“I think the main reason for its carving ability is that it is hard,” commented Pekka Tuominen, a 17-year maker from Keitele, Finland. “Wood has to be hard if you wish to carve it with sharp and tight curves, and also polish those curves. Let’s say it’s not easy to carve, but when wood is hard you can get a good finish. Of course, it’s popular, too,” he observed. “Everybody knows that if some famous knifemaker uses a material, then the rest of the makers at least want to test it.”
Waynesville, North Carolina-based ABS journeyman smith Ken Hall appreciates additional attributes of African blackwood. “I like using it because it’s a very dense wood, doesn’t require stabilizing, is hard and does not crack easily,” he stated. “It has a tight grain structure, so you don’t have to fill voids, and it can be carved or shaped without difficulty and provides a dark contrast to a steel blade.”
Securing the handle to the blade most often involves a quality epoxy and a combination of pins, depending on the type of knife under construction. “I use rivets, pins and epoxy,” Pekka said, “but I don’t use African blackwood for full tangs. With hidden tangs sometimes just epoxy will keep the tang solid inside the handle.”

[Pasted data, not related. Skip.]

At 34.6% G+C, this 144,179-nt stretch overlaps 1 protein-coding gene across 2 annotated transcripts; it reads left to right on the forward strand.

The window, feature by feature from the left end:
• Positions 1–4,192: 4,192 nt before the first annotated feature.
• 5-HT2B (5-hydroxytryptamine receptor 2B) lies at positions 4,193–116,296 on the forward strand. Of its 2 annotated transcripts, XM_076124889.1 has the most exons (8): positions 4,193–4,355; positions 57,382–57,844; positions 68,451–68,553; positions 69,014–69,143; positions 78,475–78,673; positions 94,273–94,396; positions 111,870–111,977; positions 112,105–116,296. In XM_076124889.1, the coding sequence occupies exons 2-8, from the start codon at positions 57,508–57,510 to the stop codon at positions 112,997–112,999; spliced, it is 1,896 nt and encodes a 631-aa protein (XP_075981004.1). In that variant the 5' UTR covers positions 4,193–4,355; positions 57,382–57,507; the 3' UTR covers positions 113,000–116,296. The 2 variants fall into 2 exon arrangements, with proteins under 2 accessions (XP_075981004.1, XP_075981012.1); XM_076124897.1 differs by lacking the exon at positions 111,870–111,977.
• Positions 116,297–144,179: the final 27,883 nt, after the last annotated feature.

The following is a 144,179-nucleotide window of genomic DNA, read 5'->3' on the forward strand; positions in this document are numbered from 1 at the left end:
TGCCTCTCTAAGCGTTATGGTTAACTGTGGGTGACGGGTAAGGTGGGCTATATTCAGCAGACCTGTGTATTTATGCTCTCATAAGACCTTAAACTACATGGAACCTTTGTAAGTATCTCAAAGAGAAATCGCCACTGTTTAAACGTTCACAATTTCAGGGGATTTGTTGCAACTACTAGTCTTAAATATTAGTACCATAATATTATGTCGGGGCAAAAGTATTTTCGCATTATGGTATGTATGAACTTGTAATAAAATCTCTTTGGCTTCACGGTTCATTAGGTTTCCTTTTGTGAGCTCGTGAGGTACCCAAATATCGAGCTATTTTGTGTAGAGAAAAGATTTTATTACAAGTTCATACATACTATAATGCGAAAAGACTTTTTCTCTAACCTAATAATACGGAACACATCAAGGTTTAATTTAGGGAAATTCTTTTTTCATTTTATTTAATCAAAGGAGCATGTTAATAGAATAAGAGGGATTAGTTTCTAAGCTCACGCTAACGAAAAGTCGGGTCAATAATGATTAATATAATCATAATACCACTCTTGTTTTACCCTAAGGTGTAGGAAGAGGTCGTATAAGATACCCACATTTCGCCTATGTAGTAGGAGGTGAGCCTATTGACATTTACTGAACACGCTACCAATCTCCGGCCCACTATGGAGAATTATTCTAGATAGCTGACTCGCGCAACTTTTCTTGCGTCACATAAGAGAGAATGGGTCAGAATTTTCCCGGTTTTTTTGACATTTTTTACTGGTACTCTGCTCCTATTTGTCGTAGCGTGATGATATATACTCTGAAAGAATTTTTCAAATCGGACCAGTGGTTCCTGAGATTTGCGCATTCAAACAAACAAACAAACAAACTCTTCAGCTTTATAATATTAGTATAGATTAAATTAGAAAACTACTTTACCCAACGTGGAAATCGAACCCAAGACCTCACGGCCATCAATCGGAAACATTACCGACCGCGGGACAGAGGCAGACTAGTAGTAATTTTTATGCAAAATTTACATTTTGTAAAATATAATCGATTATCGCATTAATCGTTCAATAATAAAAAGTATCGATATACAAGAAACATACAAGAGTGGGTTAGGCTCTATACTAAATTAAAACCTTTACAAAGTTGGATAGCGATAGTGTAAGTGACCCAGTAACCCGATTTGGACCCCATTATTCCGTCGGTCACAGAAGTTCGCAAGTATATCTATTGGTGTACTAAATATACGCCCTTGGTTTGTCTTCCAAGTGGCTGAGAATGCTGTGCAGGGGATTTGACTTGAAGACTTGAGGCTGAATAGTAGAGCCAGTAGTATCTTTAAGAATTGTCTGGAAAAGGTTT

When Price went to work on his Deco Petty, a kitchen knife creation with a 6.5-inch blade of AEB-L stainless steel, overall length of 12 inches, and a handle of African blackwood, deer antler and a copper spacer, he knew just what he wanted to achieve. “The goal was to hit form and function,” he commented. “The ultra-thin cutting edge flexes with lateral pressure, and a Rockwell hardness of 61 [HRC] makes for a laser sharp tool in the kitchen. The handle was sculpted to contain design elements of the Art Deco era while hitting several notes of contrast: smooth and stippled, round and flat, black and white, and straight and sweeping lines. African blackwood does everything you want it to do with a perfect finish.”
Hall fashioned his sgian dubh as an interpretation of a historical Scottish knife. “African blackwood is the ideal wood for the sgian dubh because it can be carved and shaped to the hourglass design of the traditional sgian dubh handle,” he noted, “and provide an eye-catching contrast to the stainless steel bolster and pommel.” He added that blackwood is his preferred wood for a handle with a keyhole design because it can take the force applied to pressing the wood into the keyhole.